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Wed Sep 4, 2019, 11:15 AM

Looking at History: Trump and Tsar Nicholas II

"[The Russian Empire] was ruled from the top by a sovereign who had but one idea of government—to preserve intact the absolute monarchy bequeathed to him by his father—and who, lacking the intellect, energy or training for his job, fell back on personal favorites, whim, simple mulishness, and other devices of the empty-headed autocrat . . . the impression of imperturbability he conveyed was in reality apathy—the indifference of a mind so shallow as to be all surface. When a telegram was brought to him announcing the annihilation of the Russian fleet at Tsushima, he read it, stuffed it in his pocket, and went on playing tennis."

- Historian Barbara Tuchman on Nichloas II, last Tsar of Russia

Remind you of anyone?"

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Arrow 14 replies Author Time Post
Reply Looking at History: Trump and Tsar Nicholas II (Original post)
ChicagoRonin Sep 4 OP
virgogal Sep 4 #1
empedocles Sep 4 #2
Kingofalldems Sep 4 #9
Phoenix61 Sep 4 #3
ChicagoRonin Sep 4 #4
LeftInTX Sep 4 #5
Xolodno Sep 4 #6
Retrograde Sep 4 #11
Xolodno Sep 4 #14
smirkymonkey Sep 4 #7
Tommy_Carcetti Sep 4 #8
WhiskeyGrinder Sep 4 #10
BlueMississippi Sep 4 #12
JI7 Sep 4 #13

Response to ChicagoRonin (Original post)

Wed Sep 4, 2019, 11:21 AM

1. Yeah,Kim Jong un.

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Response to virgogal (Reply #1)

Wed Sep 4, 2019, 11:26 AM

2. Nice one.

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Response to virgogal (Reply #1)

Wed Sep 4, 2019, 12:54 PM

9. And Donald Trump

Fixed it for you.

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Response to ChicagoRonin (Original post)

Wed Sep 4, 2019, 11:26 AM

3. He was nothing like Twitler.

His father died young so he did not have the opportunity to teach his young son the duties of his position. Add to that the world was changing as the desire for democracy spread.

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Response to Phoenix61 (Reply #3)

Wed Sep 4, 2019, 11:33 AM

4. I dunno

He was shallow, privileged, spoiled, sheltered and thoroughly unsuited for leadership. That seems to make for a number of common points.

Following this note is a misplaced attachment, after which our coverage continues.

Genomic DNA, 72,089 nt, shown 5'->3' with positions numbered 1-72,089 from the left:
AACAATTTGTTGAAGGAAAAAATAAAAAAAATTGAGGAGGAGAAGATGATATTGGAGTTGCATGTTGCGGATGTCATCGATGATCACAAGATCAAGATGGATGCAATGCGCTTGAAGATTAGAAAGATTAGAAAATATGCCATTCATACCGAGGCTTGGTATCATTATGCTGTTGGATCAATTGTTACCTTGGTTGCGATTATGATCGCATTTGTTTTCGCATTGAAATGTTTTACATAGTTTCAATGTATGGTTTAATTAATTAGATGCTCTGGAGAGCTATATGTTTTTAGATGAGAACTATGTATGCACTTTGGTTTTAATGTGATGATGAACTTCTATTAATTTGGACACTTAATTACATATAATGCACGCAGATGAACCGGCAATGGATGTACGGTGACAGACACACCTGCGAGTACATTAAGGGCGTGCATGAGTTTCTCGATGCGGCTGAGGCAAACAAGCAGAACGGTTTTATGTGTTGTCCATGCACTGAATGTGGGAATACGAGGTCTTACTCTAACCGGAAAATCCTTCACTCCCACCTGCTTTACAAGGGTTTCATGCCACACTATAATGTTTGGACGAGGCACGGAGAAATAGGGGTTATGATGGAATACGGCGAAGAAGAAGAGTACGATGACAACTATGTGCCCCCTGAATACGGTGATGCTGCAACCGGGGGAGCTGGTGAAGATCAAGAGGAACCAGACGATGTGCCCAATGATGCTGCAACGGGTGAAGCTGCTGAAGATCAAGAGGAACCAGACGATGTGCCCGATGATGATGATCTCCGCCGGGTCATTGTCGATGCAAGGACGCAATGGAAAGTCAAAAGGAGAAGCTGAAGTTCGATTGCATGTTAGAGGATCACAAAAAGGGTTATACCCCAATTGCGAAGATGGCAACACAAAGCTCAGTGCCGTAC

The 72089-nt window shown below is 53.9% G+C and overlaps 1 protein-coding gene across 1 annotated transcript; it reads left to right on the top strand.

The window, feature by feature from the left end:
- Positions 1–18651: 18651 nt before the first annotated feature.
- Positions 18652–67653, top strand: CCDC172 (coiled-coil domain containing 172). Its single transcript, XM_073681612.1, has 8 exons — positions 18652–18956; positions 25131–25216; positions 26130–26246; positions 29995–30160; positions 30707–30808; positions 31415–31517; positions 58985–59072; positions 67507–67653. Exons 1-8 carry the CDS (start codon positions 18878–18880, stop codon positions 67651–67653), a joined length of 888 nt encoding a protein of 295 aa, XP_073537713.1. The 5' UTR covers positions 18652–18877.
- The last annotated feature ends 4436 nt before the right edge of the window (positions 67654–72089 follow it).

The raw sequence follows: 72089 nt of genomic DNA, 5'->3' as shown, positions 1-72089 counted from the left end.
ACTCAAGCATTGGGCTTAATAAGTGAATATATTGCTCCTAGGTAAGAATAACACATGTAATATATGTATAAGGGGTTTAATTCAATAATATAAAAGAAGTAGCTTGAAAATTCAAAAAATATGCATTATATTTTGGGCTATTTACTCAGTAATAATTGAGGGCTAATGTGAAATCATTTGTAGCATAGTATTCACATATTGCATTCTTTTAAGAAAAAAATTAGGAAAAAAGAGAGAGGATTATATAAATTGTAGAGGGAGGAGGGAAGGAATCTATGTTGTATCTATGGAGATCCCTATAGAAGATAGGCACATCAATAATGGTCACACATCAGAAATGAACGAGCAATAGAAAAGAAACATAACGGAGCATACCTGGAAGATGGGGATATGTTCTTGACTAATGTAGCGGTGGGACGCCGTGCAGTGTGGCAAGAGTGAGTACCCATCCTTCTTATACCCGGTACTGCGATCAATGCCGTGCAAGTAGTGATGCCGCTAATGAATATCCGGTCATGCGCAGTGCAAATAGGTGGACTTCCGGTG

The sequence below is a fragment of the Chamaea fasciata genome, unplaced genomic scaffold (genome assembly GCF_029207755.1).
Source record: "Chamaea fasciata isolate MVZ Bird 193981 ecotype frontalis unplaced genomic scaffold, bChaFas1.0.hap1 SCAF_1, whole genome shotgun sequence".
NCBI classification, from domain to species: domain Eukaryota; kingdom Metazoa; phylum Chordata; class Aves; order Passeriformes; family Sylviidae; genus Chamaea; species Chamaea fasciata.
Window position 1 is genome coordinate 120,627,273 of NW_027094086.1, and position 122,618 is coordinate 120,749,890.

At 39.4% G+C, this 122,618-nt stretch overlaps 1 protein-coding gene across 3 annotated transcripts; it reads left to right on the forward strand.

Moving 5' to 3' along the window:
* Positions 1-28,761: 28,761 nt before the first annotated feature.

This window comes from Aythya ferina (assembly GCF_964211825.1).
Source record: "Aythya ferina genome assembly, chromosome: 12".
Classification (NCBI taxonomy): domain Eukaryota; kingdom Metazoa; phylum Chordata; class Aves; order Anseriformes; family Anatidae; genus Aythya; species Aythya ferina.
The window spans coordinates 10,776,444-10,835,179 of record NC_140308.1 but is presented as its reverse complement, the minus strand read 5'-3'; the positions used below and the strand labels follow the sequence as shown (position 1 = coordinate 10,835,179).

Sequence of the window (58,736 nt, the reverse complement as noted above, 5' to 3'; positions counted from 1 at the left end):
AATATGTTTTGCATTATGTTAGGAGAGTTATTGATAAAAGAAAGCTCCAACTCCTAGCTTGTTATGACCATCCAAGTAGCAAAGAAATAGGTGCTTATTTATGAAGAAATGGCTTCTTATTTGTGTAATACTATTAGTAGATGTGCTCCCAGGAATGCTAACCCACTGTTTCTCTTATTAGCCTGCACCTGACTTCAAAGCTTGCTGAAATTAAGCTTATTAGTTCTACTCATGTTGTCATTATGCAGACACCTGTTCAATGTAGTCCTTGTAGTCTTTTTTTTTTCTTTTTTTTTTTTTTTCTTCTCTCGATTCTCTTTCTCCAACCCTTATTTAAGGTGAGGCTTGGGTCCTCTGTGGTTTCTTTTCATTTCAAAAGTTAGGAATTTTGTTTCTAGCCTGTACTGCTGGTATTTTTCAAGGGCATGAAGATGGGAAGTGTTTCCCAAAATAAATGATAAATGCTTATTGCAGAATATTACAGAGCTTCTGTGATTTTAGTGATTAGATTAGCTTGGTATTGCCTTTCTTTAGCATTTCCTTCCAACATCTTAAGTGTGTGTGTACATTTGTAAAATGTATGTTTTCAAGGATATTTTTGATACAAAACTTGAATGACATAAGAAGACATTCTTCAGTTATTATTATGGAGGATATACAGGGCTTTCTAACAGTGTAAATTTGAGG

On the other hand, based on what I've read, he genuinely seemed to love his family and was loved back in return. And I think he truly loved his country, despite not really understanding what it needed.

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Response to ChicagoRonin (Original post)

Wed Sep 4, 2019, 11:33 AM

5. I believe Nicholas served with the military

This actually worked against him because he was not running the country. (Damned if you do, damned if you don't)

I recently watched a documentary about the Romanovs. They were pretty much doomed after the French Revolution. Russia was backwards and the French Revolution left the Tsars shell shocked. With limited infrastructure and a peasant economy, the Tsars didn't know how to deal with the public. They spent 100 years trying to prevent a revolution.

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Response to ChicagoRonin (Original post)

Wed Sep 4, 2019, 11:59 AM

6. I don't think you can make the same comparison.

Alexander I was instituting reforms and had he not been assassinated, probably would have prevented the Russian Revolution. Ironically, he was assassinated by people who didn't think he was instituting the reforms fast enough. (One could argue the Secret Police were either woefully inept or knew about the plot and allowed it to happen, but that's another debate).

The result was Alexander II (and his son Nicholas II) turning away from and reversing the reforms. And then, cracking down on all reformers.